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HULL, William J.
|Johnstown Tribune, 24August1894, Contributed by Doug Hull|
|TWO MEN INSTANTLY KILLED|
AT THE PENNSYLVANIA RAILROAD STATION LAST NIGHT -- W. J. HULL AND JOHN CROWLEY THE VICTIMS.
Last night two terrible accidents occurred at the Pennsylvania Railroad Station, this city. William J. Hull, of St. Clair Township, Westmoreland County, whose home was near New Florence, was killed at 7:50 o'clock, and John Crowley, who boarded at Joshua Griffith's hotel, on Railroad street, met his death about two hours later.
Hull, who was about twenty-seven years of age, came to the city yesterday to purchase Christmas presents for his wife and two children, aged four and two years, respectively. At 7:30 o'clock he started for the station, intending to board a freight for home.
A train was standing on track No. 1, and as he was walking across the three other tracks to board it, second section of the Pennsylvania Limited, west bound, rushed upon him. He was struck by the engine and knocked a considerable distance from the track. After the train passed he was picked up and carried into the baggage room, where he lived about twenty minutes. Dr. W. B. Lowman was summoned, and arrived at the station just as Hull breathed his last. He was struck on the head and his neck was broken. There was a large hole cut in the back of his head.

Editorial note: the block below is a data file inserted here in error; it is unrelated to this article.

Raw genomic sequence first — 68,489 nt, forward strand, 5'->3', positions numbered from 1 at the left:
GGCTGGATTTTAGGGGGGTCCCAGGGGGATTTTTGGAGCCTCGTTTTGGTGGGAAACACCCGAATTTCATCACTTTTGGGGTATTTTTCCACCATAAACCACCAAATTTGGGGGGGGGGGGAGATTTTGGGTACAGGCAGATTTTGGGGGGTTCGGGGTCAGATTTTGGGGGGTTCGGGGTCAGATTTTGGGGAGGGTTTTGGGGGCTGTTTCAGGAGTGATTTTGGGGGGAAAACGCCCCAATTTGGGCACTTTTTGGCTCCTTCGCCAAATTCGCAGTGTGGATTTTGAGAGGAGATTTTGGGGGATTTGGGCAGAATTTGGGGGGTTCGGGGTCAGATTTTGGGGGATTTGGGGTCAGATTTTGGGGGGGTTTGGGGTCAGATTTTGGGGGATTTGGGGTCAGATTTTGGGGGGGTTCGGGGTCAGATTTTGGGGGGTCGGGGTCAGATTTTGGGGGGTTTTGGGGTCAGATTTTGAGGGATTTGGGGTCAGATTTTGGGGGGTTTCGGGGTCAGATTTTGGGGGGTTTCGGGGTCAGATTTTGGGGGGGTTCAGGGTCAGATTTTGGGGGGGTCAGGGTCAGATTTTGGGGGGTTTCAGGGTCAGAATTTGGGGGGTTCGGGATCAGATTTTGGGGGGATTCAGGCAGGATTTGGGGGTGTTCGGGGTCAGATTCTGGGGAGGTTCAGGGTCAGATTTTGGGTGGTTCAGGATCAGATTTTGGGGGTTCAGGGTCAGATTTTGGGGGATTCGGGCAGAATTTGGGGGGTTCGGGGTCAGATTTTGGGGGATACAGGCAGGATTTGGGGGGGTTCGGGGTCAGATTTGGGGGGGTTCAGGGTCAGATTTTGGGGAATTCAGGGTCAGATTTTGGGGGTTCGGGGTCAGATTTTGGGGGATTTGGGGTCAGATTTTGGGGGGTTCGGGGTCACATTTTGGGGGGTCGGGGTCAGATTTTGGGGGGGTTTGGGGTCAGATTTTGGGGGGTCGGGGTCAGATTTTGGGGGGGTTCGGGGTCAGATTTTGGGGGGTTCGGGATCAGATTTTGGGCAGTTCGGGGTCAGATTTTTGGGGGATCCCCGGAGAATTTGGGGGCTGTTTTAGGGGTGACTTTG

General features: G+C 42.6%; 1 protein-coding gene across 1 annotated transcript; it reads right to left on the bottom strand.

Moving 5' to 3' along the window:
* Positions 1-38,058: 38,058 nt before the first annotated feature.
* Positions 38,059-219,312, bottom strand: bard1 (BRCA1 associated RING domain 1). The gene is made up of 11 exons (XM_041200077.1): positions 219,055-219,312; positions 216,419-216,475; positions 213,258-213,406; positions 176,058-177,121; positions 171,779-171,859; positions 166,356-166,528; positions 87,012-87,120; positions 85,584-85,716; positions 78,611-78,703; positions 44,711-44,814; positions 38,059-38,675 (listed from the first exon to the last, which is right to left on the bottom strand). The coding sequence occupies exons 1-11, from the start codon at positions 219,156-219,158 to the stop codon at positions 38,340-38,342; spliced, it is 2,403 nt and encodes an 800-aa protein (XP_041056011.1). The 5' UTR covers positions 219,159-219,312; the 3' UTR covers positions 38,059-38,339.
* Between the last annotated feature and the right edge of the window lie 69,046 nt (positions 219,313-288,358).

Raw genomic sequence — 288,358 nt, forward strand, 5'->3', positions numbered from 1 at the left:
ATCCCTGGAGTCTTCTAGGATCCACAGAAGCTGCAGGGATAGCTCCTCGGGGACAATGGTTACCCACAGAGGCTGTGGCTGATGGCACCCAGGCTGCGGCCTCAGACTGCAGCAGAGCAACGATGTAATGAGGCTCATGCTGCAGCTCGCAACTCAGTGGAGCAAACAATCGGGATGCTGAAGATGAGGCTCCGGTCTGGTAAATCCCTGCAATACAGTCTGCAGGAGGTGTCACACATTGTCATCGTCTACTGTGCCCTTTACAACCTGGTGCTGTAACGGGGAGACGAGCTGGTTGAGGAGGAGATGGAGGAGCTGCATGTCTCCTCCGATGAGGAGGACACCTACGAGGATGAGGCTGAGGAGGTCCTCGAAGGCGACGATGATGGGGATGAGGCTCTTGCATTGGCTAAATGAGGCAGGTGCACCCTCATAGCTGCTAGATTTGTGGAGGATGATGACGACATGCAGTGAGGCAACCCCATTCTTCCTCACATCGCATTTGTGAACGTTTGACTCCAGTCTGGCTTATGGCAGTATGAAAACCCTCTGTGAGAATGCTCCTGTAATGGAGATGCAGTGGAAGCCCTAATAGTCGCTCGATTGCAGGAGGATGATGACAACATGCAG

The second victim was John Crowley, aged fifty-eight years, who was killed a short distance from where Hull was struck. Crowley left this city two months ago for the West in search of work, and his whereabouts were not known by his son Jerre, the only relative he has in this place, or any of his friends.
An east bound freight train pulled in at the station, and Crowley was seen hanging to the side of one of the cars as the train approached. Several persons were standing on the platform in front of the ladies' waiting room, where Crowley attempted to alight from the train.
His coat was caught in some manner, and he was thrown under the wheels of the train, which dragged him to the upper end of the platform, a distance of seventy-five feet.
His remains were horribly mangled. They were placed on a stretcher and carried into the baggage room, where they were laid alongside the remains of Hull. At 11 o'clock they were conveyed to John Henderson's Morgue and prepared for burial.
The funeral will take place at 9 o'clock to-morrow morning from St. John's Roman Catholic Church, of which Mr. Crowley was a member. Interment will be made in the church cemetery at Geistown.
In 1878 Mr. Crowley came to Johnstown from Connecticut, having arrived there some years previous from London, England, and up to the time of the Great Flood he was a wire-bundler at the Gautier Wire Mill.
His wife died in England many years ago. He is survived by two sons, viz.: Dennis, who is a member of the British Army and now in South Africa, and Jerre, of Wyoming street, Westmont. During the time Mr. Crowley lived in Johnstown he boarded with Joshua Griffith, of Railroad street, Third Ward.